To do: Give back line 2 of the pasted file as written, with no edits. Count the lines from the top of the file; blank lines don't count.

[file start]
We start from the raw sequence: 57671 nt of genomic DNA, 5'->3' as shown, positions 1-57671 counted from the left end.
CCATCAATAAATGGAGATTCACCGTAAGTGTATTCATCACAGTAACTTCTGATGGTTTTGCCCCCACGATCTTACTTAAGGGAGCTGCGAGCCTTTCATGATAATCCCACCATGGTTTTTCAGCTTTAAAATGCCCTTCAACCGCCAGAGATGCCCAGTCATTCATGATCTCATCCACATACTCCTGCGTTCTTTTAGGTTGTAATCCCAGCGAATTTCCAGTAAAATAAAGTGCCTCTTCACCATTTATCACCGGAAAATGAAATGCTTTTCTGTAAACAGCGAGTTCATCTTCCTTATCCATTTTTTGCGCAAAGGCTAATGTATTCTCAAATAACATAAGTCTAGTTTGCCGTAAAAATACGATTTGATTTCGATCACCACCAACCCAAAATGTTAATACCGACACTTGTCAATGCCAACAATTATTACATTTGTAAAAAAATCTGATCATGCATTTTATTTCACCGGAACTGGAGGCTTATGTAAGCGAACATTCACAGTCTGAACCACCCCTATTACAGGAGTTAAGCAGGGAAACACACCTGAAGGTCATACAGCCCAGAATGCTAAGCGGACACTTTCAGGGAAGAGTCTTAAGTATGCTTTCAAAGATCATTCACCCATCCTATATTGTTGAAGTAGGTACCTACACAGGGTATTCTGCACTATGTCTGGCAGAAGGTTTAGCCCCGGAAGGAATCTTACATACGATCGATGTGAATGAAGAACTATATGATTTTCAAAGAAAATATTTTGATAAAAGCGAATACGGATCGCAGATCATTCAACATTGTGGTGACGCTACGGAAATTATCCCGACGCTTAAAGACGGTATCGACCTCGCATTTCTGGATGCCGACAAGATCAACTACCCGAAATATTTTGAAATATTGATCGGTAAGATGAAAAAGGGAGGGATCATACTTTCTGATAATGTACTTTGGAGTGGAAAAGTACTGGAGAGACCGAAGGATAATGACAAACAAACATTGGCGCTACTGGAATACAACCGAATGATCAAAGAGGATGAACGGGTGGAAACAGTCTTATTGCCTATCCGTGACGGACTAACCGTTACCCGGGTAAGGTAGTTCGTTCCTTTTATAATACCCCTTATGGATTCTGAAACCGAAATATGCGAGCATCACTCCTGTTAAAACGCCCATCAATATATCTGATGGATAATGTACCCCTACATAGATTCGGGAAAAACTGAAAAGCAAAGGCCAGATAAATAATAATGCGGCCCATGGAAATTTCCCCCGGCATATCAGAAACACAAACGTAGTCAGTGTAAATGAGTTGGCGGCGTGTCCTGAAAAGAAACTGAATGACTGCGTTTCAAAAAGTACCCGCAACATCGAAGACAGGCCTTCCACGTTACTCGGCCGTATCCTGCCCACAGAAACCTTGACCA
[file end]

CCATCAATAAATGGAGATTCACCGTAAGTGTATTCATCACAGTAACTTCTGATGGTTTTGCCCCCACGATCTTACTTAAGGGAGCTGCGAGCCTTTCATGATAATCCCACCATGGTTTTTCAGCTTTAAAATGCCCTTCAACCGCCAGAGATGCCCAGTCATTCATGATCTCATCCACATACTCCTGCGTTCTTTTAGGTTGTAATCCCAGCGAATTTCCAGTAAAATAAAGTGCCTCTTCACCATTTATCACCGGAAAATGAAATGCTTTTCTGTAAACAGCGAGTTCATCTTCCTTATCCATTTTTTGCGCAAAGGCTAATGTATTCTCAAATAACATAAGTCTAGTTTGCCGTAAAAATACGATTTGATTTCGATCACCACCAACCCAAAATGTTAATACCGACACTTGTCAATGCCAACAATTATTACATTTGTAAAAAAATCTGATCATGCATTTTATTTCACCGGAACTGGAGGCTTATGTAAGCGAACATTCACAGTCTGAACCACCCCTATTACAGGAGTTAAGCAGGGAAACACACCTGAAGGTCATACAGCCCAGAATGCTAAGCGGACACTTTCAGGGAAGAGTCTTAAGTATGCTTTCAAAGATCATTCACCCATCCTATATTGTTGAAGTAGGTACCTACACAGGGTATTCTGCACTATGTCTGGCAGAAGGTTTAGCCCCGGAAGGAATCTTACATACGATCGATGTGAATGAAGAACTATATGATTTTCAAAGAAAATATTTTGATAAAAGCGAATACGGATCGCAGATCATTCAACATTGTGGTGACGCTACGGAAATTATCCCGACGCTTAAAGACGGTATCGACCTCGCATTTCTGGATGCCGACAAGATCAACTACCCGAAATATTTTGAAATATTGATCGGTAAGATGAAAAAGGGAGGGATCATACTTTCTGATAATGTACTTTGGAGTGGAAAAGTACTGGAGAGACCGAAGGATAATGACAAACAAACATTGGCGCTACTGGAATACAACCGAATGATCAAAGAGGATGAACGGGTGGAAACAGTCTTATTGCCTATCCGTGACGGACTAACCGTTACCCGGGTAAGGTAGTTCGTTCCTTTTATAATACCCCTTATGGATTCTGAAACCGAAATATGCGAGCATCACTCCTGTTAAAACGCCCATCAATATATCTGATGGATAATGTACCCCTACATAGATTCGGGAAAAACTGAAAAGCAAAGGCCAGATAAATAATAATGCGGCCCATGGAAATTTCCCCCGGCATATCAGAAACACAAACGTAGTCAGTGTAAATGAGTTGGCGGCGTGTCCTGAAAAGAAACTGAATGACTGCGTTTCAAAAAGTACCCGCAACATCGAAGACAGGCCTTCCACGTTACTCGGCCGTATCCTGCCCACAGAAACCTTGACCA